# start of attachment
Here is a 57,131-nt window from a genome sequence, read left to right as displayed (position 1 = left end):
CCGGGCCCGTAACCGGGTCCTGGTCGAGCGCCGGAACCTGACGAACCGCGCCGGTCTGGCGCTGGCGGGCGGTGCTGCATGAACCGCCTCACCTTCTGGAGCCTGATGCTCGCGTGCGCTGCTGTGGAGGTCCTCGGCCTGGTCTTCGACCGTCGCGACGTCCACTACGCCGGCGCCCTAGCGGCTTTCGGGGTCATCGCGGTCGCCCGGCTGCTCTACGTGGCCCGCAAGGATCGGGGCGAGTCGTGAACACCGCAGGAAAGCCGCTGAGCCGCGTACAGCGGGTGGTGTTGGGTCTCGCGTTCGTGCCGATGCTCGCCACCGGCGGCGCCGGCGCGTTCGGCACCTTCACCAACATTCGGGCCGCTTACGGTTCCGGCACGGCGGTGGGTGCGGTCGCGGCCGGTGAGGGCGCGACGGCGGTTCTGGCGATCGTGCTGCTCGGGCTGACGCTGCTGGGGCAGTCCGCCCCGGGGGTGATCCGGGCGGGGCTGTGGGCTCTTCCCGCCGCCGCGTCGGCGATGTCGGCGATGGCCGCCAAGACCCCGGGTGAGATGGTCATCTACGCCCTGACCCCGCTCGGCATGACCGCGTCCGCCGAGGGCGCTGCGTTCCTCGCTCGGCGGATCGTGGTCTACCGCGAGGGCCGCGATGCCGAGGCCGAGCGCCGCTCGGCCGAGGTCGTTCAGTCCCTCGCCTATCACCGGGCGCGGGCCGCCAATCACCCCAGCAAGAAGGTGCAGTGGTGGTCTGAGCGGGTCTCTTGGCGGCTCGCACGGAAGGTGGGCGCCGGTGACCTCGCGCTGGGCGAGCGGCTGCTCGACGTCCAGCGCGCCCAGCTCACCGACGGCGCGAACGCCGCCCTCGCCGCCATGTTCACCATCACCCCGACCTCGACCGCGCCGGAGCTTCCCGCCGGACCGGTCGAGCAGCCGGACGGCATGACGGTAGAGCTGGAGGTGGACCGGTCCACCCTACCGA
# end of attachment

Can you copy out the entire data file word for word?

Here is a 57,131-nt window from a genome sequence, read left to right as displayed (position 1 = left end):
CCGGGCCCGTAACCGGGTCCTGGTCGAGCGCCGGAACCTGACGAACCGCGCCGGTCTGGCGCTGGCGGGCGGTGCTGCATGAACCGCCTCACCTTCTGGAGCCTGATGCTCGCGTGCGCTGCTGTGGAGGTCCTCGGCCTGGTCTTCGACCGTCGCGACGTCCACTACGCCGGCGCCCTAGCGGCTTTCGGGGTCATCGCGGTCGCCCGGCTGCTCTACGTGGCCCGCAAGGATCGGGGCGAGTCGTGAACACCGCAGGAAAGCCGCTGAGCCGCGTACAGCGGGTGGTGTTGGGTCTCGCGTTCGTGCCGATGCTCGCCACCGGCGGCGCCGGCGCGTTCGGCACCTTCACCAACATTCGGGCCGCTTACGGTTCCGGCACGGCGGTGGGTGCGGTCGCGGCCGGTGAGGGCGCGACGGCGGTTCTGGCGATCGTGCTGCTCGGGCTGACGCTGCTGGGGCAGTCCGCCCCGGGGGTGATCCGGGCGGGGCTGTGGGCTCTTCCCGCCGCCGCGTCGGCGATGTCGGCGATGGCCGCCAAGACCCCGGGTGAGATGGTCATCTACGCCCTGACCCCGCTCGGCATGACCGCGTCCGCCGAGGGCGCTGCGTTCCTCGCTCGGCGGATCGTGGTCTACCGCGAGGGCCGCGATGCCGAGGCCGAGCGCCGCTCGGCCGAGGTCGTTCAGTCCCTCGCCTATCACCGGGCGCGGGCCGCCAATCACCCCAGCAAGAAGGTGCAGTGGTGGTCTGAGCGGGTCTCTTGGCGGCTCGCACGGAAGGTGGGCGCCGGTGACCTCGCGCTGGGCGAGCGGCTGCTCGACGTCCAGCGCGCCCAGCTCACCGACGGCGCGAACGCCGCCCTCGCCGCCATGTTCACCATCACCCCGACCTCGACCGCGCCGGAGCTTCCCGCCGGACCGGTCGAGCAGCCGGACGGCATGACGGTAGAGCTGGAGGTGGACCGGTCCACCCTACCGA